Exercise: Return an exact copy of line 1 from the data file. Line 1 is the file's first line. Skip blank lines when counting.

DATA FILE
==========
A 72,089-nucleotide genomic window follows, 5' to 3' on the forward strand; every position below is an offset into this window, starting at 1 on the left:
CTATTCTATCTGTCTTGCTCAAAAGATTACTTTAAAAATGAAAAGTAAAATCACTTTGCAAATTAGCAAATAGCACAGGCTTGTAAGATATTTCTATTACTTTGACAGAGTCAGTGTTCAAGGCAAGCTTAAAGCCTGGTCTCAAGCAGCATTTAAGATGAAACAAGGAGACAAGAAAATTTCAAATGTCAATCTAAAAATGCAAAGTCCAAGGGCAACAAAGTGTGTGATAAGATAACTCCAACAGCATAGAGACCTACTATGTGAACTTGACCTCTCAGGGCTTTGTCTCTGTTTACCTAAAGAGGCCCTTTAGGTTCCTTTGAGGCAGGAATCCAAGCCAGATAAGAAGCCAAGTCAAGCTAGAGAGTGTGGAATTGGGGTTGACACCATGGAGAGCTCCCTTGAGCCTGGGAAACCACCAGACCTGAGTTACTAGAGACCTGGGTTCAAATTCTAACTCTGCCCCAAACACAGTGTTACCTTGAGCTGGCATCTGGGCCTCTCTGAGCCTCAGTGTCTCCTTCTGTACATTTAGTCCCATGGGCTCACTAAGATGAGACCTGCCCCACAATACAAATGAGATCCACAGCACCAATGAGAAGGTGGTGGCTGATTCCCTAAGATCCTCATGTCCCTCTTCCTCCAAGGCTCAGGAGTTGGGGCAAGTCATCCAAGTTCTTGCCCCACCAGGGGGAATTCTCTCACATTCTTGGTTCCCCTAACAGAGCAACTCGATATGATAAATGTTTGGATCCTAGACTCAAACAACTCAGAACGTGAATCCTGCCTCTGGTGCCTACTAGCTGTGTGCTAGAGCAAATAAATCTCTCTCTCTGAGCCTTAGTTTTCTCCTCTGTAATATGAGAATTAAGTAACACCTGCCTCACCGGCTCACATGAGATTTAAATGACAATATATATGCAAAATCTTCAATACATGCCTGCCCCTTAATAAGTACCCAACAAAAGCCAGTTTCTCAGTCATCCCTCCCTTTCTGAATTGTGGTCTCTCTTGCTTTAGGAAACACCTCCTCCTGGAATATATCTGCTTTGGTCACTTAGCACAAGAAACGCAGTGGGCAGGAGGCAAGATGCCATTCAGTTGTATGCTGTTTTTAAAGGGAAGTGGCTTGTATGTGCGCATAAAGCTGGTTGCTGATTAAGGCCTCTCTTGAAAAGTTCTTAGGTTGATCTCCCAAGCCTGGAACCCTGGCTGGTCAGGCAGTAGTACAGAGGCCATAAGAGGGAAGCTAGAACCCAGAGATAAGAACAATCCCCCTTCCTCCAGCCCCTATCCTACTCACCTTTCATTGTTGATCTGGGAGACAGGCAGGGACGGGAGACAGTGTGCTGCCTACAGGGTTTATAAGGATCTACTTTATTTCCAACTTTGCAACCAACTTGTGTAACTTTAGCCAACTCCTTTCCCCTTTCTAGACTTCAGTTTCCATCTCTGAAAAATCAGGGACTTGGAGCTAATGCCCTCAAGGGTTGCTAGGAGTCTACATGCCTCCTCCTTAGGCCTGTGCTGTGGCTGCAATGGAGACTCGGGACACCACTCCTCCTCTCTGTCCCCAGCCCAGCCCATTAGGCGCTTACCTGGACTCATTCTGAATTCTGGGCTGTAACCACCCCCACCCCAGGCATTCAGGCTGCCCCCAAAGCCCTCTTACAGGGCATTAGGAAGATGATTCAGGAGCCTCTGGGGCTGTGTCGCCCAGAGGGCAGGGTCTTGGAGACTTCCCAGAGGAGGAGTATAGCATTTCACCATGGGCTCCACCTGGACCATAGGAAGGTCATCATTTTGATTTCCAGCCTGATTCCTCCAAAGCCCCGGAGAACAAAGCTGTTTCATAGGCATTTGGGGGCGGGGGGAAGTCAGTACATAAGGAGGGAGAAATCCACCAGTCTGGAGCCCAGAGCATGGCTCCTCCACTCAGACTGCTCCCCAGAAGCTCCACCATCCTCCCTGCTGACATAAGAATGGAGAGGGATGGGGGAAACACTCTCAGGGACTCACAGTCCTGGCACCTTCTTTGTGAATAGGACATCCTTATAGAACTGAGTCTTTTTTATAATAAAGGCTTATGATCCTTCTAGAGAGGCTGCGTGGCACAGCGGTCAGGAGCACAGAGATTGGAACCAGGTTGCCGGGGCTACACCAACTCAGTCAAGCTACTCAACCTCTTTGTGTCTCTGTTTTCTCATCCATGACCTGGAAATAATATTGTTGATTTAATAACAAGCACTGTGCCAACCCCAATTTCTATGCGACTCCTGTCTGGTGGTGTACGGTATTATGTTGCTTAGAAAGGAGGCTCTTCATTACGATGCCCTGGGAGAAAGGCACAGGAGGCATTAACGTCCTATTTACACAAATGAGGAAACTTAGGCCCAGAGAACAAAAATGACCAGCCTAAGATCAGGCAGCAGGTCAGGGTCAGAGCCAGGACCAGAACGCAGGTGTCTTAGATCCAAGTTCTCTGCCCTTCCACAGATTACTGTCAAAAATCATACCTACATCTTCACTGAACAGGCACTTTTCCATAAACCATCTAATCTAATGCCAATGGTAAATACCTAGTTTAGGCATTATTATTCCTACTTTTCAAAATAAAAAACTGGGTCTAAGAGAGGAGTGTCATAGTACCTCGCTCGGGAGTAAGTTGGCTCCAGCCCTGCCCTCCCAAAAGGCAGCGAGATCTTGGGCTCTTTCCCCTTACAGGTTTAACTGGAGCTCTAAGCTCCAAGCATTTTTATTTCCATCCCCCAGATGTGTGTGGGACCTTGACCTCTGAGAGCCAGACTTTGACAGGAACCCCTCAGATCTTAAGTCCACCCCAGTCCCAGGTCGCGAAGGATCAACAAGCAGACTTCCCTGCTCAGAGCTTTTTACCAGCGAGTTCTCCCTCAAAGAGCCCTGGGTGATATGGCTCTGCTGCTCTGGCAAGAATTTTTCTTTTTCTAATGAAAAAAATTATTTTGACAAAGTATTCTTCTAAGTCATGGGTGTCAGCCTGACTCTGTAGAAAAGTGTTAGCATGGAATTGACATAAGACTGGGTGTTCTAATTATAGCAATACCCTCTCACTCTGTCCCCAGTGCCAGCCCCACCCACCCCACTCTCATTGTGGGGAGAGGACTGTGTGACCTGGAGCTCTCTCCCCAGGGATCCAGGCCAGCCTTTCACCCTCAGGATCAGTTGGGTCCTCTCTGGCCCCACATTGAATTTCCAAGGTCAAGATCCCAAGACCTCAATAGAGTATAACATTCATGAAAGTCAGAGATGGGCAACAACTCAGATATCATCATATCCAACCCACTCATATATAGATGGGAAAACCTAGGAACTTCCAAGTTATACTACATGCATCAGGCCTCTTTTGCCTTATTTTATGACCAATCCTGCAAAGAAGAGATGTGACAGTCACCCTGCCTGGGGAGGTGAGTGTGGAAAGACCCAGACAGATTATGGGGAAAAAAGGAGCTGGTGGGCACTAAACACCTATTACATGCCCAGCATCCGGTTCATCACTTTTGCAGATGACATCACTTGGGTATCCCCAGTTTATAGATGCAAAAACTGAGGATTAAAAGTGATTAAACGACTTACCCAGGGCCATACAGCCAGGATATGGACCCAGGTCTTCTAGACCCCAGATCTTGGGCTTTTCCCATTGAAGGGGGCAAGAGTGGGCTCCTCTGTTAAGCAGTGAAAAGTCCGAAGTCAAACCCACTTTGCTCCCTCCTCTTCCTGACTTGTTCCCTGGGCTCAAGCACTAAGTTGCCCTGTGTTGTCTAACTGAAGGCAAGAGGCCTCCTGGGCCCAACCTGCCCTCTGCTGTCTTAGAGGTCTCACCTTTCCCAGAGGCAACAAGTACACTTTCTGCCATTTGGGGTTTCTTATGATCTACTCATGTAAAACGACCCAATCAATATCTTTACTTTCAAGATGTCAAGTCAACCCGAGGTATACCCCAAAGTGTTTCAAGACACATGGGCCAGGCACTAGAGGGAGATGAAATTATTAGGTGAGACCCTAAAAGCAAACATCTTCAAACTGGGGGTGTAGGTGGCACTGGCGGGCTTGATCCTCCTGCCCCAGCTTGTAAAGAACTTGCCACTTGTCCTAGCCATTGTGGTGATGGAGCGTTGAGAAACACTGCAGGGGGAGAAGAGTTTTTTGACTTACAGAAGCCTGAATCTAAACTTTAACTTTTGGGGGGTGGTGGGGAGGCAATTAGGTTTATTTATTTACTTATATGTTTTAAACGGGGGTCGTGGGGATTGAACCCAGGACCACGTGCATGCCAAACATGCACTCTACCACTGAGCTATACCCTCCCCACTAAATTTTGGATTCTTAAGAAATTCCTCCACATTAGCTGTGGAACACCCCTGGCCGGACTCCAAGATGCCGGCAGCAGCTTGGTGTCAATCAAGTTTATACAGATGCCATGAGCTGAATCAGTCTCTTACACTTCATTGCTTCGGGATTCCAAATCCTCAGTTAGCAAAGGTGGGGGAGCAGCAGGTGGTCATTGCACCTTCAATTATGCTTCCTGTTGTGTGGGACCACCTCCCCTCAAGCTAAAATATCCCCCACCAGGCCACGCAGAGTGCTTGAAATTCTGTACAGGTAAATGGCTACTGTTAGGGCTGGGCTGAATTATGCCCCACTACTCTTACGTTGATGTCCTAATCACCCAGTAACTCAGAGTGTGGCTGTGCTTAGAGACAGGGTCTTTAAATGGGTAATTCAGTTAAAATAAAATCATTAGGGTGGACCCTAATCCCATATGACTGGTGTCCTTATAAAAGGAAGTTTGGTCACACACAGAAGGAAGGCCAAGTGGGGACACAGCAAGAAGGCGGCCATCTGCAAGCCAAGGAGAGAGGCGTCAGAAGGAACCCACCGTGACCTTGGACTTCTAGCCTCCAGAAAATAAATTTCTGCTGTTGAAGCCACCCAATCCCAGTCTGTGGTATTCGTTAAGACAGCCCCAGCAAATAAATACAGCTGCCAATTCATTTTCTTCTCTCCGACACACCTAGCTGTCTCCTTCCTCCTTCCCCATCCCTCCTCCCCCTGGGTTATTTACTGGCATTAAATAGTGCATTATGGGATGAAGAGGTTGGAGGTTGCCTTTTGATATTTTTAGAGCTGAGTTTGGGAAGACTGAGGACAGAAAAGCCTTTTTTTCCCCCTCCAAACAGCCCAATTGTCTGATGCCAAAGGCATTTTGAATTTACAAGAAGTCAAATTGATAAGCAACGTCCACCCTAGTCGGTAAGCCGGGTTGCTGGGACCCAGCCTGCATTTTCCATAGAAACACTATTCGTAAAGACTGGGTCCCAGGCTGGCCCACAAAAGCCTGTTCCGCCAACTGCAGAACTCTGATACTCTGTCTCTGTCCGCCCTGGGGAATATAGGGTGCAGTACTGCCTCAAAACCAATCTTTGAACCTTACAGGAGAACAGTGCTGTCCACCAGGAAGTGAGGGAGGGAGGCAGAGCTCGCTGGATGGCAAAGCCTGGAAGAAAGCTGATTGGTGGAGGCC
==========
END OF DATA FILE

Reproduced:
A 72,089-nucleotide genomic window follows, 5' to 3' on the forward strand; every position below is an offset into this window, starting at 1 on the left: